3) Strong unchallenged beliefs. All people have a set of beliefs of how the world works. Religious beliefs differ from other beliefs in the sense that they are typically strongly reinforced through religious education and family ties, and by a fear of punishment and of potentially loosing out from paradise. Because religious beliefs are of a special nature, that is they are faith based and can thus not be evaluated in an empirical or strictly logical way, they are by definition treated according to a different standard. When people live in communities where most other people hold the same beliefs, it is unlikely people will critically evaluate them.

What is important is that it really takes these three factors to coincide for kids to decide to join the Islamic State. Obviously, strong religious beliefs and a strong identification with the Muslim community will be part of it, but it certainly not enough. Only if such a person is also a sensation seeker, there starts to be a real risk of them leaving.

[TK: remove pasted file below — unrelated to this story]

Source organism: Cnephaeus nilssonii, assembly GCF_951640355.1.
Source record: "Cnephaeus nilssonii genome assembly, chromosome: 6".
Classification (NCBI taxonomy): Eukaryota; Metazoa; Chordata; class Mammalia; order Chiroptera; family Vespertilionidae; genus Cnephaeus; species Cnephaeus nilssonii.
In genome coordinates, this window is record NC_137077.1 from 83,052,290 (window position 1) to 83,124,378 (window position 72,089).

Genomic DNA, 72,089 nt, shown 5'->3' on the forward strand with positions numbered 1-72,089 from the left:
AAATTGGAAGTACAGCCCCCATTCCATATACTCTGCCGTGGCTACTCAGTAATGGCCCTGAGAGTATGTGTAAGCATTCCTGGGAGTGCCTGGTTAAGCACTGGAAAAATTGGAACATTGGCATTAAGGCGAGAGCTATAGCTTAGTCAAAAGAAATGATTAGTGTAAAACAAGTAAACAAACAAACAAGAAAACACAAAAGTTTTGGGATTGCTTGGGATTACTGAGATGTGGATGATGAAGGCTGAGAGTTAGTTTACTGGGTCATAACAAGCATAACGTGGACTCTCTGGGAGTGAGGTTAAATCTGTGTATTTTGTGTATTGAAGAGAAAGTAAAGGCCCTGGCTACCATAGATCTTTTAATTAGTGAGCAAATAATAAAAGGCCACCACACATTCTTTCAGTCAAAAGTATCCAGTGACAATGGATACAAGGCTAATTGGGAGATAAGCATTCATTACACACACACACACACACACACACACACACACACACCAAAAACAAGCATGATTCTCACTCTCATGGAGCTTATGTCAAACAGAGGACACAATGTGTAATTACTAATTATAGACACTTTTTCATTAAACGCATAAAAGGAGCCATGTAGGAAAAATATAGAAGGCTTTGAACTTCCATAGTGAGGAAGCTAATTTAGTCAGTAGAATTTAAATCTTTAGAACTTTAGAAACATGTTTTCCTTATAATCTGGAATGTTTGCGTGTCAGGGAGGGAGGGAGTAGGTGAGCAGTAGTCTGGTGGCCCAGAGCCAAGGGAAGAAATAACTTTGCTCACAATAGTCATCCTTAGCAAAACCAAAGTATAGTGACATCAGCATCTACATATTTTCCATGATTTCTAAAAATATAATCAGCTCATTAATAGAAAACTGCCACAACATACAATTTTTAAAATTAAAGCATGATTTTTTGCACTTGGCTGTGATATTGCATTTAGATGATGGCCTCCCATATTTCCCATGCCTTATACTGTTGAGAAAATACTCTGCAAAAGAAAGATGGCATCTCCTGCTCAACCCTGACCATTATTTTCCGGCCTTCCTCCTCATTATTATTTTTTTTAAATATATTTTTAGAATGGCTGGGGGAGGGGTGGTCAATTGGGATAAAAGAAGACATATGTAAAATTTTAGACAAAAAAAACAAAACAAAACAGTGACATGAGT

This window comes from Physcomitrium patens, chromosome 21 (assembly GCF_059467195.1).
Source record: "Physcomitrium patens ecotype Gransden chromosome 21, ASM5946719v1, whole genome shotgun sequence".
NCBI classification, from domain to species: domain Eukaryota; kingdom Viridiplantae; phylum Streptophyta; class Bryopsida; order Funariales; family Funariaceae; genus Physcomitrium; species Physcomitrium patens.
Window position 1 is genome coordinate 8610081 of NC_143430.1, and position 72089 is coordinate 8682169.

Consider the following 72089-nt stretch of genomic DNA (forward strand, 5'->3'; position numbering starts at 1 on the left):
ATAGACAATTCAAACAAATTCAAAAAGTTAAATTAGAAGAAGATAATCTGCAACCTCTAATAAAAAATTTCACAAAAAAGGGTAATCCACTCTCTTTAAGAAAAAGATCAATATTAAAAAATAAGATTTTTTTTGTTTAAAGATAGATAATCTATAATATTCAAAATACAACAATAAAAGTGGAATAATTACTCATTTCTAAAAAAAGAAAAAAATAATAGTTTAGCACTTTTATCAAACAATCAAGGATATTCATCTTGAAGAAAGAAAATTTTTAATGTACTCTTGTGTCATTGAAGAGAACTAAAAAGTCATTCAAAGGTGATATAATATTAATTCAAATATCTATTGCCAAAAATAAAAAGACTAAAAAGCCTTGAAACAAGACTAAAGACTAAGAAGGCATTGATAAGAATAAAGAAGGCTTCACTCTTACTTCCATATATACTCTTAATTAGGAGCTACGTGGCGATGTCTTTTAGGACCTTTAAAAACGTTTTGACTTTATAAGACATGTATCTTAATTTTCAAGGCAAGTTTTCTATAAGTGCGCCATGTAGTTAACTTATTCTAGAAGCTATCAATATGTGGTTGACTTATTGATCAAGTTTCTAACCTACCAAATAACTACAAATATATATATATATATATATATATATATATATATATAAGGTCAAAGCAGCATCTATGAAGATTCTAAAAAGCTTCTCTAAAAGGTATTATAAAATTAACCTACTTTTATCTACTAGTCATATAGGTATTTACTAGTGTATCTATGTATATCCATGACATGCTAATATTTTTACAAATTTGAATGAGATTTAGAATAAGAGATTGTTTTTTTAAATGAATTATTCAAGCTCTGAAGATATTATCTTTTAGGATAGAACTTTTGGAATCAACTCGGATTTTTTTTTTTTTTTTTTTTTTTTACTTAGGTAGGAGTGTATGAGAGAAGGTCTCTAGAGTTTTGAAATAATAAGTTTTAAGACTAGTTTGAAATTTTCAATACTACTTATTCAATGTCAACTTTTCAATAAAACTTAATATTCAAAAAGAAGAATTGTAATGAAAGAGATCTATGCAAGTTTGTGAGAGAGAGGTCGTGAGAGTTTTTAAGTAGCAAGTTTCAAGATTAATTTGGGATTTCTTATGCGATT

It will be quite difficult to change the likelihood of these factors coinciding for the following reasons, although not impossible.

1) A high level of sensation seeking is something you have or you don't have. A warning message from the Metropolitan police in London, such as "Syria is a dangerous place, and we don't want you to go there" unlikely deters high sensation seeking teenagers, just like you will not deter base jumpers by telling them that they might break a leg.

Because of the religious identity and conviction, common sensation seeking activities might be less attractive to these youngsters. For example, alcohol and soft-drug consumption or sexual experimenting are unlikely alternatives for devout Muslims. Instead of warning against the dangers, it makes far more sense to find alternative activities that have a thrill and a novelty event.

2) Feelings of identity builds up gradually, and it is no big surprise that children growing up in Islamic family and neighbourhood choose this specific identity. The less ethnics and religious variety there is within communities, the fewer alternatives there are for the identity exploration. In the UK, there has arguably been growing divisions between groups, and certainly the community the three girls that recently went to Syria are from is known for this. In the long run, it would be good if there is more mixing of people, but this would take decades to accomplish, and only if there is a strong sustained political will to do so (i.e., this is unlikely to happen).